How To Go From Company Name To Successful Brand

Your company name means a lot. But, the name itself, is only as valuable as the activities related to it. A successful brand is built on the sum...

Photo: Amanda Soderlund, Analyst at Clutch; Source: Courtesy Photo
Photo: Amanda Soderlund, Analyst at Clutch; Source: Courtesy Photo

Apple, Google, Coca-Cola, Microsoft and IBM— this is a sampling of brand names that top Interbrand’s Top 100 Global Brands list. But, while some marketers have a tendency to fixate on the name: “We want a name that’s going to succeed as well as Apple,” the name is just the beginning.

After all, what did Apple mean to consumers before Apple became an exceptional company and globally recognized brand?

As Brannon Cashion, of branding firm Addison Whitney, says: “The strength of a name is really the time it takes to go from a name to a brand. That’s the equation we run; what is going to be the time for this name to really stop being a name and start being a brand?”

 

What’s In a Name?

It’s an important question and one that is top of mind for many businesses. In truth, building a successful brand is dependent on a lot more than selecting a company name.

Even if you have an evocative, attention-grabbing company name, it takes extensive effort to avoid potential branding obstacles and transform a business name into a brand.

 

Growth Potential

A name is the starting point of a brand. A confusing, bland or offensive name will make it harder, if not impossible, to build a complete brand. Moreover, if you do not consider practical limitations of a business name, you’ll run into various problems that might require a name change and rebrand down the road.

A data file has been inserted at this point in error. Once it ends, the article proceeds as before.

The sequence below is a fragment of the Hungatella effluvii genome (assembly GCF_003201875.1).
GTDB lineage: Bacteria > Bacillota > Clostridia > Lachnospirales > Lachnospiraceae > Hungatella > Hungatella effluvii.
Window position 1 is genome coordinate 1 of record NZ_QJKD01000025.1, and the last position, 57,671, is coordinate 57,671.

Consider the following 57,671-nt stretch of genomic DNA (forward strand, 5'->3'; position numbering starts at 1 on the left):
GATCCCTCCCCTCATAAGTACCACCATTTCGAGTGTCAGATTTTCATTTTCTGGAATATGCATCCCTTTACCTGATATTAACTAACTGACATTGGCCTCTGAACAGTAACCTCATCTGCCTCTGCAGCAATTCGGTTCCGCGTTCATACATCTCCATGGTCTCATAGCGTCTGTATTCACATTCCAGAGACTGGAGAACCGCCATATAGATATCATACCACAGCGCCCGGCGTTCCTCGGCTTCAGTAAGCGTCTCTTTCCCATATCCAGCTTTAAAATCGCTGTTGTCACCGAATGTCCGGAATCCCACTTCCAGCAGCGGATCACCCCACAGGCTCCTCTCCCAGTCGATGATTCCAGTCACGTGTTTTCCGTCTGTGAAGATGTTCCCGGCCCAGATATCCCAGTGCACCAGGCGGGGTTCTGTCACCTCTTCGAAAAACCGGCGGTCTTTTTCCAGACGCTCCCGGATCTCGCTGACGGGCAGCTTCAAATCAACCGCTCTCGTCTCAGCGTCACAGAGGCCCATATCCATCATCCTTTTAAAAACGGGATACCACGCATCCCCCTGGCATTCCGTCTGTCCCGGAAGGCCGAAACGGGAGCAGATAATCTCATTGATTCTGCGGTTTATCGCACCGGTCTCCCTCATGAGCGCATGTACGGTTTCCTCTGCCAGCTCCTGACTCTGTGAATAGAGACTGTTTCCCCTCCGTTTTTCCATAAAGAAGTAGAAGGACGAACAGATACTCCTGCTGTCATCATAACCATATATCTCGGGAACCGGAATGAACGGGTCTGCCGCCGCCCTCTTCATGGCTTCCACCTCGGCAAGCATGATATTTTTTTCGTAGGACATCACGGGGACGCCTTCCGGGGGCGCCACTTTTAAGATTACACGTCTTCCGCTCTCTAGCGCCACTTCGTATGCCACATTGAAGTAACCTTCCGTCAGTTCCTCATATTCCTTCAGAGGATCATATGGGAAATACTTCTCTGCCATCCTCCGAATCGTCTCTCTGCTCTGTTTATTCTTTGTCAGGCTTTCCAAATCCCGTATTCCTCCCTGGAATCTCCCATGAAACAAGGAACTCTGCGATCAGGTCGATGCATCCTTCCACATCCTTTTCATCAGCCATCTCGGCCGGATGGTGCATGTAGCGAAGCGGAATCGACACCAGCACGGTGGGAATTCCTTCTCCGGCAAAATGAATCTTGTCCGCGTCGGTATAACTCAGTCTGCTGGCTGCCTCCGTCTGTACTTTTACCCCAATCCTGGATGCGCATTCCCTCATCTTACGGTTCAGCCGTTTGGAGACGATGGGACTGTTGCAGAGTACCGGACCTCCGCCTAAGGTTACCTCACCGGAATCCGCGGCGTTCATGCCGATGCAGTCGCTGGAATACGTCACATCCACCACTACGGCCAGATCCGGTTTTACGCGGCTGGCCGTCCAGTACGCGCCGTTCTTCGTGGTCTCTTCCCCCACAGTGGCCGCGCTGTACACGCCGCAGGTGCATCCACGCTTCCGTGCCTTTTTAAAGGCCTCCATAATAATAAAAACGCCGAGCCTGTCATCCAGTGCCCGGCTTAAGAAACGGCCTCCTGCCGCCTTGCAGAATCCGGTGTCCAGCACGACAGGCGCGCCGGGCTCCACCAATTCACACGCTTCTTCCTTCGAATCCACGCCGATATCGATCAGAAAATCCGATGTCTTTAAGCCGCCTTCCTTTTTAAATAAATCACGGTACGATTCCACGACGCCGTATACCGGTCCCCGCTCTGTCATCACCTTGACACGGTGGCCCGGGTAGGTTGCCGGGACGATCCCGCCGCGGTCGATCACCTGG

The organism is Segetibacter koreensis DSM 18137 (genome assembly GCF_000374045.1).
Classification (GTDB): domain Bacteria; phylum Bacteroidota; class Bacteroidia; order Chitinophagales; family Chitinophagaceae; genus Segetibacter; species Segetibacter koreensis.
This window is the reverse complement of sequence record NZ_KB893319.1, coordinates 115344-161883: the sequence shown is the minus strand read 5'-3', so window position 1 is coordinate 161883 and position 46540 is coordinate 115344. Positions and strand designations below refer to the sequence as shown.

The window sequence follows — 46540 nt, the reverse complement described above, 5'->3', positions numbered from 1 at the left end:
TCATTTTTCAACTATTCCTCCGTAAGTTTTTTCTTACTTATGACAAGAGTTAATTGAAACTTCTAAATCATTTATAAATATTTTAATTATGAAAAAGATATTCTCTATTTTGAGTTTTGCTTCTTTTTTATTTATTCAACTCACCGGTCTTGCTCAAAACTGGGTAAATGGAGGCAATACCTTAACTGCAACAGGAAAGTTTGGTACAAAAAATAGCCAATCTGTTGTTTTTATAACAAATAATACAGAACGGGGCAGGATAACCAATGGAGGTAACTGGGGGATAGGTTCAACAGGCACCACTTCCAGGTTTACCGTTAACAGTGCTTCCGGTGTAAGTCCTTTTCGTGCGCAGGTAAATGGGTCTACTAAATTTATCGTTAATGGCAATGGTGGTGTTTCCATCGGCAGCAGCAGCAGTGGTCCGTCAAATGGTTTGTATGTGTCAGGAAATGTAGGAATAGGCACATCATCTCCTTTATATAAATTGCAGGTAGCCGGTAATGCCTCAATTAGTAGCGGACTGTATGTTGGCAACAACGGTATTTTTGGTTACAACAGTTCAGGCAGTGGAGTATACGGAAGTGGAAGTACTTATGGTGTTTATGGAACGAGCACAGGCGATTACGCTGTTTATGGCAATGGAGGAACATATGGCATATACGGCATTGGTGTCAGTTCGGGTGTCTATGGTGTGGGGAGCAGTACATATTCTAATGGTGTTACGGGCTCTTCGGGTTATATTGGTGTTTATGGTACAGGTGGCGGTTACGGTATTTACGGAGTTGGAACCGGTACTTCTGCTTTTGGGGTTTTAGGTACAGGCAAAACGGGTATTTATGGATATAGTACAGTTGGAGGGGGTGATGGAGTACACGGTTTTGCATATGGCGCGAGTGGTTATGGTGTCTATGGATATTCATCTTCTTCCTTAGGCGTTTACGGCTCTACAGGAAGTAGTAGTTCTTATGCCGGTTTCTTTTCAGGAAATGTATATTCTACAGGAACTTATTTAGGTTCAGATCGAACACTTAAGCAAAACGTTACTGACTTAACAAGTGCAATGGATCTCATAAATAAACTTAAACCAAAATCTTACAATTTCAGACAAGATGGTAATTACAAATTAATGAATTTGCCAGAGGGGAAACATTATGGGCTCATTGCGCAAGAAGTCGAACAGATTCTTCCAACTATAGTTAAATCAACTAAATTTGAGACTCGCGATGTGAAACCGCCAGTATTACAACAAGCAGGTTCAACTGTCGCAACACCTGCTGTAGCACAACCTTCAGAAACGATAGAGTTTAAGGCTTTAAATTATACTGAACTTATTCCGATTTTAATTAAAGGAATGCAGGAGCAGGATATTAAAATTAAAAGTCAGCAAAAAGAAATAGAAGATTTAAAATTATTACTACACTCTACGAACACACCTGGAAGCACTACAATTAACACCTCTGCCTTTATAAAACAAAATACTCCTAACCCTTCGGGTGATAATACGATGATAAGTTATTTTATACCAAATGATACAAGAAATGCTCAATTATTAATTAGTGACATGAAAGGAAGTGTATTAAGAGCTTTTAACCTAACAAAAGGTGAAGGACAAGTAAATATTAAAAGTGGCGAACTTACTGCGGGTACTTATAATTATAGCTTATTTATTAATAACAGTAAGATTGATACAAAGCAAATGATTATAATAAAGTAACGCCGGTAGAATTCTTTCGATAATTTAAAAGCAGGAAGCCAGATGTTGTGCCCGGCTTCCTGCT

A recent naming and domain name study found that 41 percent of new venture funded startups have an invented type of name. While this trend could be just that–a trend–other reasons for the trend could be more practical.

Invented names are often easier to trademark, more likely to be available for a matching dot-com domain, and allow for more flexibility in building a unique brand apart from real word connotations.

 

Photo: © Tyler Olson, YFS Magazine
Photo: © Tyler Olson, YFS Magazine

For your company name, thus brand, to be successful consider potential barriers. For instance, the company name:

 

  • Should not infringe upon, or cause confusion related to, another already existing brand.

  • Should be unique enough that it can potentially be trademarked.

  • When used online, specifically in terms of the domain name, should be eligible for the exact-match dot-com domain or an alternate domain extension (.co, .us, etc.).

 

These are important naming considerations that will ultimately influence branding efforts. If a name clears these barriers, it will have more potential to transform into a successful brand.

 

Brand Transformations

With a company name being the backdrop of brand development, what do business owners and marketers need to know about establishing a successful brand?

Let’s assume you have selected a company name. Now, the question becomes what will you do with that name to build brand identity and value?